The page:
T-shirt created by Sarah Catherine Designs
One in 88 kids has autism, says the latest CDC report. And when you drill down to boys, it’s an even more alarming 1 in 54. That’s roughly double the rate measured in 1992 when the CDC first tracked the numbers, prompting some autism advocates to call it an epidemic.
As disturbing as those statistics may seem – and they are disturbing – the more important thing to me is that my son has autism. That’s as real as it needs to be. That’s why I talk (a lot) about the need to support autism research and awareness and about the need to support families dealing with autism. I’m especially passionate about the need to give hope to young families just receiving the dreaded diagnosis. It can be a helpless, lonely moment. Hope can be in short supply unless they can find the guidance and support that’s crucial for making it through the maze that is autism.
Today, though, I was able to do more than talk. I got to walk the walk.
Robin and Evan walking and smiling
My wife is my hero. I always knew she would be a good mom but I had no idea just how great she’d be until I watched her for twenty years.
During our engagement she made it clear she would not work outside the home if we ever were blessed with children. I really didn’t think that was realistic in an era where it seemed pretty necessary to have two incomes just to pay the bills. How would we afford the added costs of parenthood on my modest salary alone? I knew she’d see the error of her thinking in good time.
A few years later when we were expecting our first child she reiterated.
“Now, remember what I said – I won’t be working when it gets close to time for the baby to come.”
“But you’re earning more than I am right now. There’s no way we can afford having our income drop by more than half now!”
I’m serious. We’ll just have to find a way.”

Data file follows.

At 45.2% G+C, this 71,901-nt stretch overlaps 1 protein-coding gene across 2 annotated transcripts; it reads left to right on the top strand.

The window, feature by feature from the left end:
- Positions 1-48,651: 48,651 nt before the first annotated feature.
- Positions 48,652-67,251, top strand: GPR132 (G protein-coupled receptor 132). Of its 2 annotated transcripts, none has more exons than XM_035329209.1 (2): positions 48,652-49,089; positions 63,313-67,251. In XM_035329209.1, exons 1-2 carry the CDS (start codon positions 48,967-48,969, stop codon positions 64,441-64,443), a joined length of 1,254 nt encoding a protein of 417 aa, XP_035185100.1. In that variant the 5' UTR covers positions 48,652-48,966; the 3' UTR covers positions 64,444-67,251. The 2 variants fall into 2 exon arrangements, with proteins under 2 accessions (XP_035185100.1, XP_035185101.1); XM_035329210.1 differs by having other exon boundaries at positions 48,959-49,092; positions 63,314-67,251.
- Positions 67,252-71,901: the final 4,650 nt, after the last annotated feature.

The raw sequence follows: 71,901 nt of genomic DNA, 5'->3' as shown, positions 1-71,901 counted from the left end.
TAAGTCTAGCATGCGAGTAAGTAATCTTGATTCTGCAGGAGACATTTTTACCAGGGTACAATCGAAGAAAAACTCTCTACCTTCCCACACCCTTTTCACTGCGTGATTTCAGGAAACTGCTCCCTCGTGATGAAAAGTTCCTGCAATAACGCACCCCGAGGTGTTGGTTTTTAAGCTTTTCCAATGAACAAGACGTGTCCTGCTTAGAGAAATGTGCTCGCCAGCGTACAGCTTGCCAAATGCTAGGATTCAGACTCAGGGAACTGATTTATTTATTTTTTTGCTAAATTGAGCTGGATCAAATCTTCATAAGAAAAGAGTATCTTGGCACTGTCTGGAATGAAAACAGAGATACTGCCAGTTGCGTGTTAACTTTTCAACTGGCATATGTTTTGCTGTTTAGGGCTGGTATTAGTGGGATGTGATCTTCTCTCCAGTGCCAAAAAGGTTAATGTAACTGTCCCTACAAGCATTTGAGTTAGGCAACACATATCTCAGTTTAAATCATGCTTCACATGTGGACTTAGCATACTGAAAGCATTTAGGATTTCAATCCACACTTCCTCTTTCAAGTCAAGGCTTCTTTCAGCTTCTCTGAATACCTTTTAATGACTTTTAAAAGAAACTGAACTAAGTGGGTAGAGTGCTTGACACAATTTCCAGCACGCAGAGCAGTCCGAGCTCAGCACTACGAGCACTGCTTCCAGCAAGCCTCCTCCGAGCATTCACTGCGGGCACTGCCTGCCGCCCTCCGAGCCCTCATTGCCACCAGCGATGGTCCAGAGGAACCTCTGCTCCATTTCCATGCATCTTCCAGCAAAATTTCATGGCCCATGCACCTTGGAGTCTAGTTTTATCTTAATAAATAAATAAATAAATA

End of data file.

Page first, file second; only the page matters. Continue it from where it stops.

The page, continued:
Adamant, she was. Quit her job, she did. Continue reading
If you want to know what’s so great about the Arc of Greensboro’s Challenger Sports League, ask Evan.
But don’t expect him to tell you it’s because he gets to participate in the same activities that his typically developing counterparts do, even though it’s true. He probably won’t tell you that everybody gets to play regardless of skill level, but that’s true too.
He’s probably not going to say anything about the cool surface on the baseball field that’s wheelchair friendly, or how the basketball goals are lowered so everybody has a chance at sinking a shot, or how the bumpers keep his bowling ball on course toward the pins.
He won’t think to mention the annual awards banquet where every player gets a medal and a high-five from the coaches.
He may forget that the Greensboro Grasshoppers minor league baseball team hosts an annual spring clinic for Challenger athletes.
He won’t talk about how special athletes enjoy the benefits of physical activity, friendly competition, and socializing with their peers. Or how Challenger is an extraordinary collaboration of parents and community organizations. (He probably doesn’t even know what “extraordinary” means.)
No, Evan’s probably just going to tell you he likes Challenger sports because it’s a whole lot of fun. And that’s true too!